Book Pricing Strategies
by Wendy J. Woudstra
The most common advice given to new publishers looking for retail pricing tips is that a book should be priced between six and eight times the cost of producing it. With new technologies and printing methods producing wildly different production costs, however, this answer no longer seems adequate.
How should you price your next book? There are a number of things you should take into consideration.
Take a look your competition. Make a list of books in your genre, including the price, number of pages, and any advantages or disadvantages your title has compared to each. Your title should be favorably priced compared to similar books with similar page counts, unless you've got a distinct advantage (i.e., a famous author or a glowing endorsement from someone highly respected in the genre or topic.)
Amazon.com is a great place to do this research.
Check Amazon's site for page count, year of publication (new titles can have a big advantage in some genres - especially those where technology has a significant impact), price and sales rank to see how well similar books are selling. By studying that information, you can make educated guesses about what factors influence your customers when making their purchase.
What is your book worth to those who will buy it? How badly do they need or want it?
Some businesses pay thousands of dollars for slim research reports. Students will pay well over $100 for some textbooks. Why? The businessman gets the information he needs without spending weeks of his own valuable time researching. The student expects that buying and using the textbooks will eventually help him get a degree and a good paying job.
While neither the business person or the student particularly enjoys paying high prices for their information, the information products they buy have a high maximum perceived value to them.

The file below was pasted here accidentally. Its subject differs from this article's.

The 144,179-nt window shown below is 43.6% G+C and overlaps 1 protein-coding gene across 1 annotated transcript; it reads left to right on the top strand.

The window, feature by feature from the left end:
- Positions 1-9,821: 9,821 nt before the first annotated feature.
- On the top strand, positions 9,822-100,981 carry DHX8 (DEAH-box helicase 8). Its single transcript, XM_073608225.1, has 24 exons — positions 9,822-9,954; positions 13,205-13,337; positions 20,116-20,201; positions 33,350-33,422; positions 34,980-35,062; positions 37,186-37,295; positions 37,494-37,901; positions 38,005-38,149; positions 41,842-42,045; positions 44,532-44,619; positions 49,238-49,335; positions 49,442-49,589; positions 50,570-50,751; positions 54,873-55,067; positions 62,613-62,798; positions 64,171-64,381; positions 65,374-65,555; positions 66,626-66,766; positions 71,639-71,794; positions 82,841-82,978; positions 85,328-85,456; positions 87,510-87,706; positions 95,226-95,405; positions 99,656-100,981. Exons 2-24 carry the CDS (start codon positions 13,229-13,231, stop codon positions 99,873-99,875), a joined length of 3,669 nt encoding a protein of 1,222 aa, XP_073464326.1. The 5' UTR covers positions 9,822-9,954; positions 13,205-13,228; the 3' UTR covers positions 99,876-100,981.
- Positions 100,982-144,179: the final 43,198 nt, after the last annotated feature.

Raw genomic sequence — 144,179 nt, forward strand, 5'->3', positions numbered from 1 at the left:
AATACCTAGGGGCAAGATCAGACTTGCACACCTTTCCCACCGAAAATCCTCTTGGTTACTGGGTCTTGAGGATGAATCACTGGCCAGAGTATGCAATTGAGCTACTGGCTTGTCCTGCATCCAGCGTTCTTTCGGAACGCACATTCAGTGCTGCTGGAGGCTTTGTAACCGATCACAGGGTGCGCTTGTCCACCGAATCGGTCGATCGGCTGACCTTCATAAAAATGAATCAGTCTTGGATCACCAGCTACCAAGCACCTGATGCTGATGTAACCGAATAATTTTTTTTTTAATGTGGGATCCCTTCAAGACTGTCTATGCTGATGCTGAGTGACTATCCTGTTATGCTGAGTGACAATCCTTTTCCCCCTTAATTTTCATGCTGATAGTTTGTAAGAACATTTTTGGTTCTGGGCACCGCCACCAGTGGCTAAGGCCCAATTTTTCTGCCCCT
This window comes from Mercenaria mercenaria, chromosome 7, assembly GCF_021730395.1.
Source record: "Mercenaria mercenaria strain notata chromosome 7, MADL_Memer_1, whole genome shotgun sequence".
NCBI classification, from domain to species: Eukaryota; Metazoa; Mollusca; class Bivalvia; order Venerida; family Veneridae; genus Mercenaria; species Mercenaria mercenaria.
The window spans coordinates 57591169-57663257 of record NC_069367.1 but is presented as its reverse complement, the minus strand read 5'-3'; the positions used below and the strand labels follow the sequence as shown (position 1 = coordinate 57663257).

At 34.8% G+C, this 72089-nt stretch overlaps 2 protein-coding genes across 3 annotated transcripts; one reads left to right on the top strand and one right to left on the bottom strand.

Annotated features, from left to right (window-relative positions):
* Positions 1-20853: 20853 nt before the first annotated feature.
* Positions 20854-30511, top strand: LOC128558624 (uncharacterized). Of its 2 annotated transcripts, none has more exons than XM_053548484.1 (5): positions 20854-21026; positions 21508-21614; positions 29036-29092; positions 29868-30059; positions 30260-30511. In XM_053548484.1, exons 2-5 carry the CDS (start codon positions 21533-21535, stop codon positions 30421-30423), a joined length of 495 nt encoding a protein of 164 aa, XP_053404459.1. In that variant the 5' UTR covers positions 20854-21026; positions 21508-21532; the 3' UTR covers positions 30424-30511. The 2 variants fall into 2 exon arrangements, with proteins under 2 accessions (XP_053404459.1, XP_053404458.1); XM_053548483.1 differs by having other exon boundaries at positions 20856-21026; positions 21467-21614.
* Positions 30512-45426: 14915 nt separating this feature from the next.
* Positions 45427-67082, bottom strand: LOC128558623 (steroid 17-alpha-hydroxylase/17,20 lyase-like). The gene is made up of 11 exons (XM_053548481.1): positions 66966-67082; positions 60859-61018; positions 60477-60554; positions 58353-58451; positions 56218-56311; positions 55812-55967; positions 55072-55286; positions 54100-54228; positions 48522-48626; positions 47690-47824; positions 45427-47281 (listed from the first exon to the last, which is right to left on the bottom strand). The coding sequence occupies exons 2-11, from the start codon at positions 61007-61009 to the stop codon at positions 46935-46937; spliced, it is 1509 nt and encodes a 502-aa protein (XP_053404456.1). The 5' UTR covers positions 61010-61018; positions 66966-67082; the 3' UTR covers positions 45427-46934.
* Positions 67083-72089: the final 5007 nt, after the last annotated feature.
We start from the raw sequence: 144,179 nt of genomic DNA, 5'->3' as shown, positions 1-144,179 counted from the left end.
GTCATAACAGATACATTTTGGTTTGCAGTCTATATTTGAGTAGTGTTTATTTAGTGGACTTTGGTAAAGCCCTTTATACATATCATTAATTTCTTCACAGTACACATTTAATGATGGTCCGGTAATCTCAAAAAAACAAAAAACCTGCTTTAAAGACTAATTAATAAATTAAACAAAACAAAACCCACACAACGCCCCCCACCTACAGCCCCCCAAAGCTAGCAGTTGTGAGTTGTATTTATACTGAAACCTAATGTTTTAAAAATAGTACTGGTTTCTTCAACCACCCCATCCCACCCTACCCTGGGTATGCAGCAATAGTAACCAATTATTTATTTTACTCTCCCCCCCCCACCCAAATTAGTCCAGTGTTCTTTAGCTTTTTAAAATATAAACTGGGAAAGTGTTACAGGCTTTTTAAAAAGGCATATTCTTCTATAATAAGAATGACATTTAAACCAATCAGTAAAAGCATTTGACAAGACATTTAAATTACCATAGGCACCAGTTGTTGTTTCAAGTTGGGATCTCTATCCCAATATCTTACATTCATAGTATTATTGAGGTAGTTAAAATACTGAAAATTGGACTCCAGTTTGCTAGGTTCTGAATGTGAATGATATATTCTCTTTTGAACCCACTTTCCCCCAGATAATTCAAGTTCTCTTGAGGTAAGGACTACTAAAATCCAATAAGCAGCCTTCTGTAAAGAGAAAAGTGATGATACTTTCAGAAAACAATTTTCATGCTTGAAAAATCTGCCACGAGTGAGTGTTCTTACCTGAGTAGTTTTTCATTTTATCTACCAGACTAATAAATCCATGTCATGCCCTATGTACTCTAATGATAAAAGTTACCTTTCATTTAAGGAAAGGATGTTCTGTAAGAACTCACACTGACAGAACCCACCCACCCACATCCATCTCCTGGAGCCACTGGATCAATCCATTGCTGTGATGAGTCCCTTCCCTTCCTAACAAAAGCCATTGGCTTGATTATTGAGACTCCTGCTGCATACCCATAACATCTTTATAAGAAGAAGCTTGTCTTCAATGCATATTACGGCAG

Finally, we come back to the simple equation of eight times your cost. Take out your calculator and determine your costs for production, editorial, design, printing and promotion for this particular title. Divide that number by the quantity of your first print run, then multiply by eight. The result should be close to the absolute minimum you can charge for the book and still make a profit.
Compare the number you get with the chart you made when doing your market analysis. Will your price be competitive given the advantages and disadvantages you noted? If not, consider increasing the size of your print run, dropping any full colour pages you might have planned on, using a less expensive paper, or changing the cover stock, binding or finish to something less costly.
If you plan on selling the majority of your books through non-traditional channels, you may have more leeway when it comes to cost-plus pricing strategies. If you plan on selling primarily through bookstores, you'll need the cushion to cover the discounts trade channels expect (65% discount for distributors, 55% for wholesalers, and 40% for bookstores).
If there are no corners you can cut, and you don't think you'll be able to sell more than your planned print run, and your book is still several dollars more than similar books in the same category, you should reconsider your decision to publish the book.
by Wendy Woudstra